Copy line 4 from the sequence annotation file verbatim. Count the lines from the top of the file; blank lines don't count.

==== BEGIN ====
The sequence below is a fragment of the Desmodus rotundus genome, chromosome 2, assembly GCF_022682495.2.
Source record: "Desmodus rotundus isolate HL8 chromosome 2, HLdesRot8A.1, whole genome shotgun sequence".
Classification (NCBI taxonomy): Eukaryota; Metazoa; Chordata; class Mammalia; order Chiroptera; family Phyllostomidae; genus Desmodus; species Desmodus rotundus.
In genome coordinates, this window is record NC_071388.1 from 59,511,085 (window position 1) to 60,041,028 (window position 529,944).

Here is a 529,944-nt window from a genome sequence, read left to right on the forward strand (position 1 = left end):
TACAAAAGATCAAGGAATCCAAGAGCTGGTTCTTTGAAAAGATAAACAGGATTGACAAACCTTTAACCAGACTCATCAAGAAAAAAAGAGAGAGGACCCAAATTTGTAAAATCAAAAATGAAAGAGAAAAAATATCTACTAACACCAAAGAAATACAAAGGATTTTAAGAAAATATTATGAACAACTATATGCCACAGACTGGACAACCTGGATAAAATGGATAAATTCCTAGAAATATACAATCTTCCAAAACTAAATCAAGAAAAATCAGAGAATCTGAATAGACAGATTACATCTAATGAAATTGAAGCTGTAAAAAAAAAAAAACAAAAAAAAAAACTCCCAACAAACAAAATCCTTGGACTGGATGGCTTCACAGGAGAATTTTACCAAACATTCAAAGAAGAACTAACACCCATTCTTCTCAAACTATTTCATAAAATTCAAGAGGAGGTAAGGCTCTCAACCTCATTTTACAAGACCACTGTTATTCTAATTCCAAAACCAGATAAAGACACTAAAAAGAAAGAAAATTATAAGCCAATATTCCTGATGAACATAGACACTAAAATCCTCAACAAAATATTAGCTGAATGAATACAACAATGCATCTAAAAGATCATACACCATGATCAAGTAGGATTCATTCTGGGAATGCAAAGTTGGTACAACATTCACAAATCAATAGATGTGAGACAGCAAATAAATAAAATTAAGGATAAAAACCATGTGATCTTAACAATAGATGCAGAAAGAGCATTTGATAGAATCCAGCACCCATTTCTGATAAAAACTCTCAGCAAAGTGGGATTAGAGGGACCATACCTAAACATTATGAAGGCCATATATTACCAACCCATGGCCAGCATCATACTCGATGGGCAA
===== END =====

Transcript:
In genome coordinates, this window is record NC_071388.1 from 59,511,085 (window position 1) to 60,041,028 (window position 529,944).